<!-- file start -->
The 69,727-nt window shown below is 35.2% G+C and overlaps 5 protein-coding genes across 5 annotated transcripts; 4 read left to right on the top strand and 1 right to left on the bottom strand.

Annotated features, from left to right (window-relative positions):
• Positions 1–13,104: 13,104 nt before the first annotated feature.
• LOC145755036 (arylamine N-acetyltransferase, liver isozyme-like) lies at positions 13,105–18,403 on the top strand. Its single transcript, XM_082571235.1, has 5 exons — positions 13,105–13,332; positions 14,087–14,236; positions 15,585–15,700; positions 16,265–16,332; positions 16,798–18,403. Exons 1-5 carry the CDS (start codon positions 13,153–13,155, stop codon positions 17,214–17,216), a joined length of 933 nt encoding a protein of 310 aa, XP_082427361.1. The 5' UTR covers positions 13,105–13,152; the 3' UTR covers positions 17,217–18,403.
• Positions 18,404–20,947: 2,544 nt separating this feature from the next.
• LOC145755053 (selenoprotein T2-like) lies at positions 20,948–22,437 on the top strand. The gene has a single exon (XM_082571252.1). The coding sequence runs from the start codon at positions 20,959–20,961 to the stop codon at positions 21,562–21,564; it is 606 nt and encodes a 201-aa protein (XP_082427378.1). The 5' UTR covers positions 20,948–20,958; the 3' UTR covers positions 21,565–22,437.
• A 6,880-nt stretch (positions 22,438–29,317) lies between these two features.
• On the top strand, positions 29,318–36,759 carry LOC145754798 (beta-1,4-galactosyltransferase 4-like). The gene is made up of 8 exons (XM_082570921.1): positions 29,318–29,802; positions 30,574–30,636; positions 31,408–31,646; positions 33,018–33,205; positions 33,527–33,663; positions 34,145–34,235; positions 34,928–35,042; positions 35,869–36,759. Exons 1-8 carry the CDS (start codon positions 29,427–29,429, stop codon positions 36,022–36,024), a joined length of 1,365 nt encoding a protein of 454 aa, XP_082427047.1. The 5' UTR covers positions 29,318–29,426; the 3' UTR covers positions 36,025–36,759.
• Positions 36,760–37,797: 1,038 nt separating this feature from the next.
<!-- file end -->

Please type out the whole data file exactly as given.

The 69,727-nt window shown below is 35.2% G+C and overlaps 5 protein-coding genes across 5 annotated transcripts; 4 read left to right on the top strand and 1 right to left on the bottom strand.

Annotated features, from left to right (window-relative positions):
• Positions 1–13,104: 13,104 nt before the first annotated feature.
• LOC145755036 (arylamine N-acetyltransferase, liver isozyme-like) lies at positions 13,105–18,403 on the top strand. Its single transcript, XM_082571235.1, has 5 exons — positions 13,105–13,332; positions 14,087–14,236; positions 15,585–15,700; positions 16,265–16,332; positions 16,798–18,403. Exons 1-5 carry the CDS (start codon positions 13,153–13,155, stop codon positions 17,214–17,216), a joined length of 933 nt encoding a protein of 310 aa, XP_082427361.1. The 5' UTR covers positions 13,105–13,152; the 3' UTR covers positions 17,217–18,403.
• Positions 18,404–20,947: 2,544 nt separating this feature from the next.
• LOC145755053 (selenoprotein T2-like) lies at positions 20,948–22,437 on the top strand. The gene has a single exon (XM_082571252.1). The coding sequence runs from the start codon at positions 20,959–20,961 to the stop codon at positions 21,562–21,564; it is 606 nt and encodes a 201-aa protein (XP_082427378.1). The 5' UTR covers positions 20,948–20,958; the 3' UTR covers positions 21,565–22,437.
• A 6,880-nt stretch (positions 22,438–29,317) lies between these two features.
• On the top strand, positions 29,318–36,759 carry LOC145754798 (beta-1,4-galactosyltransferase 4-like). The gene is made up of 8 exons (XM_082570921.1): positions 29,318–29,802; positions 30,574–30,636; positions 31,408–31,646; positions 33,018–33,205; positions 33,527–33,663; positions 34,145–34,235; positions 34,928–35,042; positions 35,869–36,759. Exons 1-8 carry the CDS (start codon positions 29,427–29,429, stop codon positions 36,022–36,024), a joined length of 1,365 nt encoding a protein of 454 aa, XP_082427047.1. The 5' UTR covers positions 29,318–29,426; the 3' UTR covers positions 36,025–36,759.
• Positions 36,760–37,797: 1,038 nt separating this feature from the next.